for (i,e) in enumerate(curr):
            #Backtrack calculation
            curr[i]=max(next[n]+e for n in neigh(i,len(next)))
    path=[] #Start with the peak elem
    for (curr,next,orig) in zip(route,route[1:],triangle): #Read the curr, next and orig row
        path.append(orig[i])
        i=[x for x in neigh(i,len(next)) if next[x] == curr[i]-orig[i]][0]
    path.append(triangle[-1][i]) #Don't forget the last row which
    return (route[0],path)

>>> enroute(t1) # For Right angle triangle
([1116], [75, 64, 82, 87, 82, 75, 77, 65, 41, 72, 71, 70, 91, 66, 98])
>>> enroute(t1,neigh=lambda n,sz:[i for i in (n,n+1) if i<sz]) # For a Pyramid
([1074], [75, 64, 82, 87, 82, 75, 73, 28, 83, 32, 91, 78, 58, 73, 93])
>>>
share|improve this answer
    
Note: Currently your codeonly works on smaller triangles. Test it on Euler problem 18 triangle. I had the same problem but fixed the possible paths. It produces 1116 instead of 1074 –  jamylak Apr 7 '12 at 15:01
    
@jamylak: And you can see why there is a mismatch. The problem in this example is for a right angle triangle and that of Euler 18 is a Pyramid. A pyramid has two neighbor where as a right triangle has 3. For A Triangle, the neighbor for '75' which is at row 6, index 4 has three neighbor {77,73,7} where as in the pyramid it has two {73,07}. This answer can easily be ported for Euler 18 by changing the function neigh –  Abhijit Apr 7 '12 at 15:28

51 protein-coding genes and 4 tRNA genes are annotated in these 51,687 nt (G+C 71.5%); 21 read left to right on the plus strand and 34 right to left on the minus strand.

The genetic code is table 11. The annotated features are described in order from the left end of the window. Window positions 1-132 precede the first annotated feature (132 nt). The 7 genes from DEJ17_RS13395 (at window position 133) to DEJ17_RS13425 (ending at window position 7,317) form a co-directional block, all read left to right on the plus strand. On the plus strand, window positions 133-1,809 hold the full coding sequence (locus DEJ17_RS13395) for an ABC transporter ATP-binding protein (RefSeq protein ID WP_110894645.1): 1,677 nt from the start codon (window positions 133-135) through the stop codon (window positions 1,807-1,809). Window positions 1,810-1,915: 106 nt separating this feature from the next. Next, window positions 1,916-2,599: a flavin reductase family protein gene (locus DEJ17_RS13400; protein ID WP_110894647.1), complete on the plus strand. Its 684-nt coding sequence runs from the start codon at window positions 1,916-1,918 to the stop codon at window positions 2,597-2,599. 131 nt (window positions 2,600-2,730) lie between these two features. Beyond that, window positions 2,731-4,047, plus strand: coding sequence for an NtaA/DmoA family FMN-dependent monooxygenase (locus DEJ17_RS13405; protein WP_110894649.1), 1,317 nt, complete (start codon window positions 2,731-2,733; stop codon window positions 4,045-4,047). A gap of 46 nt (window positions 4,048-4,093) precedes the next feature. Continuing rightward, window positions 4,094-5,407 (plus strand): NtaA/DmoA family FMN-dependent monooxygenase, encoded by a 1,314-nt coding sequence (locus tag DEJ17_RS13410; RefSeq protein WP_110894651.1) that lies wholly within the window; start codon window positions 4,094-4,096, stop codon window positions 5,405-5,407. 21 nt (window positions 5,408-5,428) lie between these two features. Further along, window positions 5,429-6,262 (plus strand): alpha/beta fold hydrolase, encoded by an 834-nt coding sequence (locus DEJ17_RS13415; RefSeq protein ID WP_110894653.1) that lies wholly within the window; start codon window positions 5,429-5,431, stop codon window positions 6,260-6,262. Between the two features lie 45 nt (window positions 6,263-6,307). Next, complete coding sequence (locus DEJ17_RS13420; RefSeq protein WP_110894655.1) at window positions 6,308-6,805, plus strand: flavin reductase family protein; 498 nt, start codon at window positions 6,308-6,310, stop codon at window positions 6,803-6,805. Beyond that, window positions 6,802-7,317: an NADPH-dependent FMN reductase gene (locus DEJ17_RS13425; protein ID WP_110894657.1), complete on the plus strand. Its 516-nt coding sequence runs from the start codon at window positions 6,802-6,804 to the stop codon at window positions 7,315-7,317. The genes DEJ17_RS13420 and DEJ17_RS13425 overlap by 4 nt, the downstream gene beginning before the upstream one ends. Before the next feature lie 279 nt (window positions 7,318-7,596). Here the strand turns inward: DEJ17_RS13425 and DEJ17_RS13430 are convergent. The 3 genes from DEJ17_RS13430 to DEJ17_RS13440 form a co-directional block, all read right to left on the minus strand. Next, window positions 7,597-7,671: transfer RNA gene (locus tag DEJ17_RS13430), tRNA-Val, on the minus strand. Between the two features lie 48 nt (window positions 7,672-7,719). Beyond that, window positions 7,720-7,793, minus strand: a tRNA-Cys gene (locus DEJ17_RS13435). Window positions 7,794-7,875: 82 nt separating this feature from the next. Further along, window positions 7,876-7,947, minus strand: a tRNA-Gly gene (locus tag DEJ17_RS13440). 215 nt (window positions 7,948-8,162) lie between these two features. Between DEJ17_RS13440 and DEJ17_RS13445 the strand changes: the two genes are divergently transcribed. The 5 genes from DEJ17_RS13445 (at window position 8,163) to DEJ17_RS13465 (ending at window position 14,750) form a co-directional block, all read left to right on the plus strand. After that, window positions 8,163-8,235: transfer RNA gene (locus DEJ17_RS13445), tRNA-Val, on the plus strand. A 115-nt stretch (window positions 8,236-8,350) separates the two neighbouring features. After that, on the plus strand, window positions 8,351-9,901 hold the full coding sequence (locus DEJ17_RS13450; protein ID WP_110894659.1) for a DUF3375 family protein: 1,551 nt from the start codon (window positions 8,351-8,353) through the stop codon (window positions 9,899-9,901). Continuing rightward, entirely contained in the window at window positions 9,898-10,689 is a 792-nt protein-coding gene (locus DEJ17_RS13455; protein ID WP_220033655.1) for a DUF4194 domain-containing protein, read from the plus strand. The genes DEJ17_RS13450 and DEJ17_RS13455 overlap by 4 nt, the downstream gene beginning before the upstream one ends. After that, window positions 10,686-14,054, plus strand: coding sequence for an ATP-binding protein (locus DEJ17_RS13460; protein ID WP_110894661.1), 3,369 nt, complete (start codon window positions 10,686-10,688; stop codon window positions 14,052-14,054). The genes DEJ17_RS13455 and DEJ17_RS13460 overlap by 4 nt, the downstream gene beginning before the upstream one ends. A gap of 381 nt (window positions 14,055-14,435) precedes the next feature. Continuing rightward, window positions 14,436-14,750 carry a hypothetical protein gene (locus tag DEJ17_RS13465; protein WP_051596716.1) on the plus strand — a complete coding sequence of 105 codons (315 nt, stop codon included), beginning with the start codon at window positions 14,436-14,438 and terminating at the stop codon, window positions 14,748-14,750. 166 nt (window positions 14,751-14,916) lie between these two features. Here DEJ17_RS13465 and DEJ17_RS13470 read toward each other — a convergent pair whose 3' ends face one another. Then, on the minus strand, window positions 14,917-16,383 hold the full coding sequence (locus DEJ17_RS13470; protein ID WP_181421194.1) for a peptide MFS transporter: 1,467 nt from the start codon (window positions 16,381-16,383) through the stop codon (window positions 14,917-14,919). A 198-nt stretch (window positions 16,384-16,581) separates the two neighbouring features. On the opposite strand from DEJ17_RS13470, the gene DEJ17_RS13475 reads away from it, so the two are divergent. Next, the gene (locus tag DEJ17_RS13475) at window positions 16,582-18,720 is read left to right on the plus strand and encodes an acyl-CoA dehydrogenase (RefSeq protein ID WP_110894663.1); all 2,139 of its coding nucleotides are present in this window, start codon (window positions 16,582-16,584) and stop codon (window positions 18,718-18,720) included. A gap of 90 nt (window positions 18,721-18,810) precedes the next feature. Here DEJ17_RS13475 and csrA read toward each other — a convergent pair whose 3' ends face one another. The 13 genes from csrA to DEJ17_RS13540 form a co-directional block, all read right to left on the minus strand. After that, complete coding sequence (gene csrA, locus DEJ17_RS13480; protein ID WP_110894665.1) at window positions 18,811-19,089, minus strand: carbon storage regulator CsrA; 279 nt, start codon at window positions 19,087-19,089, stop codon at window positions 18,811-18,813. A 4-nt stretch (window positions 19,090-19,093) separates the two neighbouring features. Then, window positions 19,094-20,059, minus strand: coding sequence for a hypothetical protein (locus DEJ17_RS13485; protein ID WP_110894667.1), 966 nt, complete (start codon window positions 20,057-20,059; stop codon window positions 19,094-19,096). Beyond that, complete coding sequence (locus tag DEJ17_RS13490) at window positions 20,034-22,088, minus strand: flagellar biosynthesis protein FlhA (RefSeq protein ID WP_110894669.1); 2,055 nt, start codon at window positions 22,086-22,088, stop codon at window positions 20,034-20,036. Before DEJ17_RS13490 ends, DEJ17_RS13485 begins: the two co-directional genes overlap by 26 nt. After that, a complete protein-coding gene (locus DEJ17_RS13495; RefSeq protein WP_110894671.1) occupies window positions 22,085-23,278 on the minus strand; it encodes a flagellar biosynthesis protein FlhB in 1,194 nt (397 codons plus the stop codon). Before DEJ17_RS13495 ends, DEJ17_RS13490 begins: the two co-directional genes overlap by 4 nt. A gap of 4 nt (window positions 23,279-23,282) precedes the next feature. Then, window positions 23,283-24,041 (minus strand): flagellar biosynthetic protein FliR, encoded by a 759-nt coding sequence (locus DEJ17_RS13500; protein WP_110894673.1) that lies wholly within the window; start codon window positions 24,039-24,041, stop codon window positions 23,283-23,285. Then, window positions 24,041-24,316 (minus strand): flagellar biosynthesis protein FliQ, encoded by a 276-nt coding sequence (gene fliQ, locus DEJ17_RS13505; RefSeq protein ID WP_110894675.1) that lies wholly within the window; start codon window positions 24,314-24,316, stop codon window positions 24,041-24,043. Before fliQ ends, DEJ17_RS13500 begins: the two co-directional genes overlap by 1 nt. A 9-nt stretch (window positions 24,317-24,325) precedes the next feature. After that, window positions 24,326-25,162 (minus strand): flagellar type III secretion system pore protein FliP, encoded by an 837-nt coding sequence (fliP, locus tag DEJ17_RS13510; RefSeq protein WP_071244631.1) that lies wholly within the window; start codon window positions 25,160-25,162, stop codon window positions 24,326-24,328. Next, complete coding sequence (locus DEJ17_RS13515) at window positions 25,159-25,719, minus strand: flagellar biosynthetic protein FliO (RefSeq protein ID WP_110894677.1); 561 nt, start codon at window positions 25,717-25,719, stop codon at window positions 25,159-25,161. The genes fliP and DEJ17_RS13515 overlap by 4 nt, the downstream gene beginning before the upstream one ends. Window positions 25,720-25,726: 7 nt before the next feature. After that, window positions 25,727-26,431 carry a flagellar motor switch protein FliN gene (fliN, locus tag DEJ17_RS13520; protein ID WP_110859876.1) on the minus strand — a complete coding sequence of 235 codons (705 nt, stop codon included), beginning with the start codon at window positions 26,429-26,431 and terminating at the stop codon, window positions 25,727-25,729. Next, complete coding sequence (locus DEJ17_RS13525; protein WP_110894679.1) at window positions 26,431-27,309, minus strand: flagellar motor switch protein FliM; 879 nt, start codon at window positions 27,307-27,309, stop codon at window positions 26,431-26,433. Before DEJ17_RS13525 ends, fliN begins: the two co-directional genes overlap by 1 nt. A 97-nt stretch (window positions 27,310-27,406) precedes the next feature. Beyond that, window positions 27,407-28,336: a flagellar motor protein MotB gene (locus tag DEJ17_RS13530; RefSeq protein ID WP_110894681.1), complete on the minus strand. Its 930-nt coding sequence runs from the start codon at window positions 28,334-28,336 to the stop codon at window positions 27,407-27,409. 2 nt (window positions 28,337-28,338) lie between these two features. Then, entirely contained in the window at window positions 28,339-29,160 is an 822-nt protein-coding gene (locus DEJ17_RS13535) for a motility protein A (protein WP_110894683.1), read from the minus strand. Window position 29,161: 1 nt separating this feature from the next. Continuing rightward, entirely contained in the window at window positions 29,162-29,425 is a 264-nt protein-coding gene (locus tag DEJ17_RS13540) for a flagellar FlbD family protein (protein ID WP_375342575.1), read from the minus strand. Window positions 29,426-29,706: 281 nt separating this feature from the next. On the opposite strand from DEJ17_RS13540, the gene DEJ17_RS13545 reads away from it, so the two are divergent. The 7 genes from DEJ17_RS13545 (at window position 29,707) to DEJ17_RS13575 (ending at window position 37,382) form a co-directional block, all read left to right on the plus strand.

I was under the impression that it was the same, as it is exactly the same example... I'm just going to leave my 'pyramid' code then... –  jamylak Apr 7 '12 at 15:35
    
@jamylak: See my update in the answer. This will also work for pyramid with a little tweak. Also I will add a comment to your answer so people reading it might realize that this will not work for the OPs question. –  Abhijit Apr 7 '12 at 15:39
    
It does work for his question though and I already added a comment :D –  jamylak Apr 7 '12 at 15:40

Even though this is homework, @abhijit gave an answer so i will too!

To understand this you will need to read up on python generators, might need to google it ;)

>>> triangle=[
          [3],
          [7, 4],
          [2, 4, 6],
          [8, 5, 9, 3]
         ]

The first step is to find all possible routes

>>> def routes(rows,current_row=0,start=0): 
        for i,num in enumerate(rows[current_row]): #gets the index and number of each number in the row
            if abs(i-start) > 1:   # Checks if it is within 1 number radius, if not it skips this one. Use if not (0 <= (i-start) < 2) to check in pyramid
                continue
            if current_row == len(rows) - 1: # We are iterating through the last row so simply yield the number as it has no children
                yield [num]
            else:
                for child in routes(rows,current_row+1,i): #This is not the last row so get all children of this number and yield them
                    yield [num] + child

This gives

>>> list(routes(triangle))
[[3, 7, 2, 8], [3, 7, 2, 5], [3, 7, 4, 8], [3, 7, 4, 5], [3, 7, 4, 9], [3, 4, 2, 8], [3, 4, 2, 5], [3, 4, 4, 8], [3, 4, 4, 5], [3, 4, 4, 9], [3, 4, 6, 5], [3, 4, 6, 9], [3, 4, 6, 3]]